Monday, December 08, 2008

What Sinatra Didn't Think About

So there I was on a chilly, breezy, sunny winter's day, all bundled up in my drysuit and my oversized boots over the drysuit latex boots, and my 3mm neoprene gloves, and my thermal hat pulled down over my ears, launching my Laser into Bristol Harbor and heading out for my 91st Laser sail of the year.

Man, I felt clumsy in all that gear.

And for a while I wasn't all that warm either. My fingers went through the same progression as they had on other recent sails, from OK to cold to painful... and then after about 20 minutes to tolerable. I think I had some feeling in three fingers and a thumb on each hand, but the middle finger on each hand seemed to be totally numb. Is this normal? Is this healthy? Will bits drop off?

It took longer than 20 minutes for the clumsiness to go away. My winter boots are one size larger and of a different design than the ones I wear in the summer and I seemed to be tripping over my feet in every tack, getting my feet tangled in the hiking strap. In my thick gloves it was hard to pick up the thin control lines. How did I ever sail a Laser in all this gear?

Then about 30-40 minutes into the sail something clicked. There was no longer any pain in my fingers. I wasn't clumsy any more. Everything felt just right. Even my little torquing movements on each wave seemed to be in synch with the waves in a way that hadn't felt so right before. The sailing became easy, effortless, as if this was my natural element. I'm sure friend Zen would have a word for it.

I had time to look around and enjoy the experience of being in the moment. The sun was shining on a perfect December afternoon. I was the only boat out in one of America's most historic harbors. Only a couple of boats left on moorings out of the hundreds that were here in the summer. This was a thriving port back in the era of the slave trade. Over there Captain Nat designed and built all those America's Cup defenders. And this day it was mine all mine.

I turned downwind and stayed in the zenness, or whatever it's called. Now using the energy of the waves to carry me faster than the wind could drive me. Now using the wind to power me faster than the waves. Not thinking about how to do it. Just doing it.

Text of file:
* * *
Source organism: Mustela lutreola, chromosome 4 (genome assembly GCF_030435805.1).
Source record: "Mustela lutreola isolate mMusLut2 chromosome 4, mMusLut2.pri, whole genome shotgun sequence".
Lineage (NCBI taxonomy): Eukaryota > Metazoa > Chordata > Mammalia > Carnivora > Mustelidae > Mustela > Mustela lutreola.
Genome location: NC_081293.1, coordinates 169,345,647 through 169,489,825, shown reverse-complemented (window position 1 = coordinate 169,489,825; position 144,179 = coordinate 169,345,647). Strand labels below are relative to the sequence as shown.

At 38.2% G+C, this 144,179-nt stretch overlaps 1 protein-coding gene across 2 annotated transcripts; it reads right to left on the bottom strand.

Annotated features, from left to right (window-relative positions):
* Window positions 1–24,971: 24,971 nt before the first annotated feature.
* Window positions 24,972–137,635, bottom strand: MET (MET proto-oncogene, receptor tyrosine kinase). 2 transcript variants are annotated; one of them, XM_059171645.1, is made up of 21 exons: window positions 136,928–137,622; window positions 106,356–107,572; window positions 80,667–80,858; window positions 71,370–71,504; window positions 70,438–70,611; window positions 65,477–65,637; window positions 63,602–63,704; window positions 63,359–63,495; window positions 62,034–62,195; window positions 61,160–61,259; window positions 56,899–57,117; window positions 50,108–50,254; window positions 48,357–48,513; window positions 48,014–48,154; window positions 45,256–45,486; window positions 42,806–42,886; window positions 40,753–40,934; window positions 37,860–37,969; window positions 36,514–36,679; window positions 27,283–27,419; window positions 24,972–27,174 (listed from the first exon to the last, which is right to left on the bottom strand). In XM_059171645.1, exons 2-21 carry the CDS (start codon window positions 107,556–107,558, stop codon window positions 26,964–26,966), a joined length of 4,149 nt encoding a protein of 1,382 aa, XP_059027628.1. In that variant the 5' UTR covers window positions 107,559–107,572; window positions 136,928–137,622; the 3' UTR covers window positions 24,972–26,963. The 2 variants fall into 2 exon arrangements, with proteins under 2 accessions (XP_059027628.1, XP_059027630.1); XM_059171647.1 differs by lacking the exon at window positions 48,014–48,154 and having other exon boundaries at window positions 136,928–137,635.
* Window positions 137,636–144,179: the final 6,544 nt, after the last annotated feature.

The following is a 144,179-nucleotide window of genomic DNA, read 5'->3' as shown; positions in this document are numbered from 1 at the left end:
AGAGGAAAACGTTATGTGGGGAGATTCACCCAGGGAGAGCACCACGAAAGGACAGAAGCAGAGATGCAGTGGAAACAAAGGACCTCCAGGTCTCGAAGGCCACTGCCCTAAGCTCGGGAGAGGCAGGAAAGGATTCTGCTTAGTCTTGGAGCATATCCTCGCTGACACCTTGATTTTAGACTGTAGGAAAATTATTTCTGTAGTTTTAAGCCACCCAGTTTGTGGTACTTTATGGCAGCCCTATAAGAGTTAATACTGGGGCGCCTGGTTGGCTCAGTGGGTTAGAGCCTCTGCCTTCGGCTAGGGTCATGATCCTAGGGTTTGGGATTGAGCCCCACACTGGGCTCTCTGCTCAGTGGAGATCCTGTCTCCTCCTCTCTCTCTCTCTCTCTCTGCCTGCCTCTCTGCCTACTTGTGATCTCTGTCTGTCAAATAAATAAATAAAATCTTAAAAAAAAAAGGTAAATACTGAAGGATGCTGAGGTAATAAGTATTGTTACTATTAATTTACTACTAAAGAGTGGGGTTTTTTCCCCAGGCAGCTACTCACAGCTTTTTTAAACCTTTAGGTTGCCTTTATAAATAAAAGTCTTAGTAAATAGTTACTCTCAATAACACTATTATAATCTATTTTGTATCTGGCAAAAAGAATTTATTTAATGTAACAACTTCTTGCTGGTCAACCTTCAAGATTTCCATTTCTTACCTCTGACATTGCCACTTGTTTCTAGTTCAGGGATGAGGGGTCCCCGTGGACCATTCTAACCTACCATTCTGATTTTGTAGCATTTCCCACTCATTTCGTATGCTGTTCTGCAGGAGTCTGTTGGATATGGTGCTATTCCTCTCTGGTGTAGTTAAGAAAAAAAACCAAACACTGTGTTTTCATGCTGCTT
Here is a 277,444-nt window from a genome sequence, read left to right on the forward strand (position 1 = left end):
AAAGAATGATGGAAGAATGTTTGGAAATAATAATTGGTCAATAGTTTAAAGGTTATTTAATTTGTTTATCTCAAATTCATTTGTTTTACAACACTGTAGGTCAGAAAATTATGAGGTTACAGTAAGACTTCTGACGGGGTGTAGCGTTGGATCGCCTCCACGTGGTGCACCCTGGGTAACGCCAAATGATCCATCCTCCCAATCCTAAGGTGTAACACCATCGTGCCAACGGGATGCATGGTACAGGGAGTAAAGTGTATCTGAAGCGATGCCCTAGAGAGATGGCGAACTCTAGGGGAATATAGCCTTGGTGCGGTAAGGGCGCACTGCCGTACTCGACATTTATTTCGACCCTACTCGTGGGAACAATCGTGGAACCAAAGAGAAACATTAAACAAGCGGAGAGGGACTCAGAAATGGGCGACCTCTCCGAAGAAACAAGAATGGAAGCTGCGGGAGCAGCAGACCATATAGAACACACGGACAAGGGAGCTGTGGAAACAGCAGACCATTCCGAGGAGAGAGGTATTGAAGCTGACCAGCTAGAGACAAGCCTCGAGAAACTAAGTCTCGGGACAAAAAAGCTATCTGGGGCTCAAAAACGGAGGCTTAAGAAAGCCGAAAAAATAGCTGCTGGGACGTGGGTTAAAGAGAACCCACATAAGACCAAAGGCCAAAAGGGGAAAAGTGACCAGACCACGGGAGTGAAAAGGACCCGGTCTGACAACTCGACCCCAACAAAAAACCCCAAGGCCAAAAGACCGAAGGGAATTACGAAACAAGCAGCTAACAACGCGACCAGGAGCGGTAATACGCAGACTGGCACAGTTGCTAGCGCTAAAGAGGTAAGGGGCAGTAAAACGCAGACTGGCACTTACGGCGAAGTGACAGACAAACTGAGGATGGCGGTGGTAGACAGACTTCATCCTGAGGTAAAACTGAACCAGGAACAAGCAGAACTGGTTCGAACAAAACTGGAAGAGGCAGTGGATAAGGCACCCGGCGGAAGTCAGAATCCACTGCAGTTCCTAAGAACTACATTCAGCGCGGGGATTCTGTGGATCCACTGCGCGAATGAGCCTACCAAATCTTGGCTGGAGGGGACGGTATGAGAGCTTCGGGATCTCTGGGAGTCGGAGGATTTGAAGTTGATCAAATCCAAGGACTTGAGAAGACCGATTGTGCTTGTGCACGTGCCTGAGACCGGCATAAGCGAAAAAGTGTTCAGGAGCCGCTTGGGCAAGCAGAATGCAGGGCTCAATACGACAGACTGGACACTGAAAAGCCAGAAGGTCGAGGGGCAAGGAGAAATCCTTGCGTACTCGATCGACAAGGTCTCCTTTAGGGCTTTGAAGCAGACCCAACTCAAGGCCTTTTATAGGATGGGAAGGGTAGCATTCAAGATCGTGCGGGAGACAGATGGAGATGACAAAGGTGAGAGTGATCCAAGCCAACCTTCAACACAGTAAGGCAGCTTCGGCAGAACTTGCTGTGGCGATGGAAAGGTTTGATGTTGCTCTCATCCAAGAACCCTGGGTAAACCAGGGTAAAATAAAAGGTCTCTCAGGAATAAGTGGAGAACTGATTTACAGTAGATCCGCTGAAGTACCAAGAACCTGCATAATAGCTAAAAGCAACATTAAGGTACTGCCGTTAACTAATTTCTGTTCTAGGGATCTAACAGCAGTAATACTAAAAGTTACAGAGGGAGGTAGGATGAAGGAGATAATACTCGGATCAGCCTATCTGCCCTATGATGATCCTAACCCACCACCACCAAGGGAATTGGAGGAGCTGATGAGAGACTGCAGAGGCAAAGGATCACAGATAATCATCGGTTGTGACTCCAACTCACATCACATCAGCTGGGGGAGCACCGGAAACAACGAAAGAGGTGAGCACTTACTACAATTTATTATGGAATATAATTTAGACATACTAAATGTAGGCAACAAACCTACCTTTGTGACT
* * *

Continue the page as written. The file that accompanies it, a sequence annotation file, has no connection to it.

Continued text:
A couple of days later I was reading a book about memory, of all things, and why it's totally natural for us older folk to lose it in a minor way as we age...

Where was I? Where am I? Oh yes, unconscious sailing. Zenness.

The book talked about something called "procedural memory", describing it as what Sinatra didn't think about when he sang, what Tiger Woods doesn't think about when he drives a golf ball. That's what I was using last Wednesday, once I had worked through the pain stage and the clumsiness stage. Sailing without thinking about sailing.

I think too much, I think.

4 comments:

Mal's Team Gherkin said...

It's a similar thing when I'm playing in a band these days... cause I've been doing it for so many years, you actually don't 'think' about what you're doing, you just do it! Gives me much more times to actually relax and ENJOY it all.

I think ur a nutter for sailing in those kinda temps - but each to his own! lol

Cyalayta
Mal :)

O Docker said...

Hmm. Unconscious sailing, sailing without thinking, numb fingers.

I'm sure Zen has a word for it, but so does the Merck Manual:

"Hypothermia-

...Intense shivering occurs initially, but it ceases below about 31° C ... people do not sense the cold. Lethargy and clumsiness are followed by confusion... sometimes hallucinations, and eventually coma..."


I'm wondering if we concerned readers shouldn't be considering some kind of intervention here. Geesh, we've got to keep you alive at least until the Tilleys.

tillerman said...

Lethargy and clumsiness followed by confusion? That's pretty much the story of my life. Is that not normal?

Anonymous said...

take the car, tow the boat few hundred miles down the coast and sail the rest 9 days in a single push in warmer conditions.

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